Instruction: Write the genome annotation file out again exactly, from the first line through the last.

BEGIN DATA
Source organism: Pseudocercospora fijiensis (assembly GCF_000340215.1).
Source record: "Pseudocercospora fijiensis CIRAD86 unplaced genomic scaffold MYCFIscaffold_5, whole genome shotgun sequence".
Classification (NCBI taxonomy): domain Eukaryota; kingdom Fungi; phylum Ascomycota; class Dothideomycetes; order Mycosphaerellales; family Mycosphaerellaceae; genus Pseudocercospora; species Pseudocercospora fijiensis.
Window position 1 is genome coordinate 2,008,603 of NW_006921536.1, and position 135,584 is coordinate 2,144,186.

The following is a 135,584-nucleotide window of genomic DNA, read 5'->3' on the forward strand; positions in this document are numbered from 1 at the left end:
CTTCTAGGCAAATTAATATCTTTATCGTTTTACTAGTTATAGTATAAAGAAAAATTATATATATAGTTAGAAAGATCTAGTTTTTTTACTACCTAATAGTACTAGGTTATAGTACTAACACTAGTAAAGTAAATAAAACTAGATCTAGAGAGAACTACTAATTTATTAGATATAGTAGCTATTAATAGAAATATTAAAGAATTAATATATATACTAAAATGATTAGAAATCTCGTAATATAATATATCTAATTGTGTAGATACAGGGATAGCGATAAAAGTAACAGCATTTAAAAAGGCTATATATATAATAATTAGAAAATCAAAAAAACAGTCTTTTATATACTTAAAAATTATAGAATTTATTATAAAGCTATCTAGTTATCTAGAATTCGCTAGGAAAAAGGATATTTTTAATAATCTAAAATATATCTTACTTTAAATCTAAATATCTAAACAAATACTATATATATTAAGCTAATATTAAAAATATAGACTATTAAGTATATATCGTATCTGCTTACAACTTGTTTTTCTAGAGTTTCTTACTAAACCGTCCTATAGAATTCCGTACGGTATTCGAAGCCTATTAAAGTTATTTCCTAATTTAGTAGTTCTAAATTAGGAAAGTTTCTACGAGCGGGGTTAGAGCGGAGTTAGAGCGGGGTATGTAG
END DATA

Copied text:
Source organism: Pseudocercospora fijiensis (assembly GCF_000340215.1).
Source record: "Pseudocercospora fijiensis CIRAD86 unplaced genomic scaffold MYCFIscaffold_5, whole genome shotgun sequence".
Classification (NCBI taxonomy): domain Eukaryota; kingdom Fungi; phylum Ascomycota; class Dothideomycetes; order Mycosphaerellales; family Mycosphaerellaceae; genus Pseudocercospora; species Pseudocercospora fijiensis.
Window position 1 is genome coordinate 2,008,603 of NW_006921536.1, and position 135,584 is coordinate 2,144,186.

The following is a 135,584-nucleotide window of genomic DNA, read 5'->3' on the forward strand; positions in this document are numbered from 1 at the left end:
CTTCTAGGCAAATTAATATCTTTATCGTTTTACTAGTTATAGTATAAAGAAAAATTATATATATAGTTAGAAAGATCTAGTTTTTTTACTACCTAATAGTACTAGGTTATAGTACTAACACTAGTAAAGTAAATAAAACTAGATCTAGAGAGAACTACTAATTTATTAGATATAGTAGCTATTAATAGAAATATTAAAGAATTAATATATATACTAAAATGATTAGAAATCTCGTAATATAATATATCTAATTGTGTAGATACAGGGATAGCGATAAAAGTAACAGCATTTAAAAAGGCTATATATATAATAATTAGAAAATCAAAAAAACAGTCTTTTATATACTTAAAAATTATAGAATTTATTATAAAGCTATCTAGTTATCTAGAATTCGCTAGGAAAAAGGATATTTTTAATAATCTAAAATATATCTTACTTTAAATCTAAATATCTAAACAAATACTATATATATTAAGCTAATATTAAAAATATAGACTATTAAGTATATATCGTATCTGCTTACAACTTGTTTTTCTAGAGTTTCTTACTAAACCGTCCTATAGAATTCCGTACGGTATTCGAAGCCTATTAAAGTTATTTCCTAATTTAGTAGTTCTAAATTAGGAAAGTTTCTACGAGCGGGGTTAGAGCGGAGTTAGAGCGGGGTATGTAG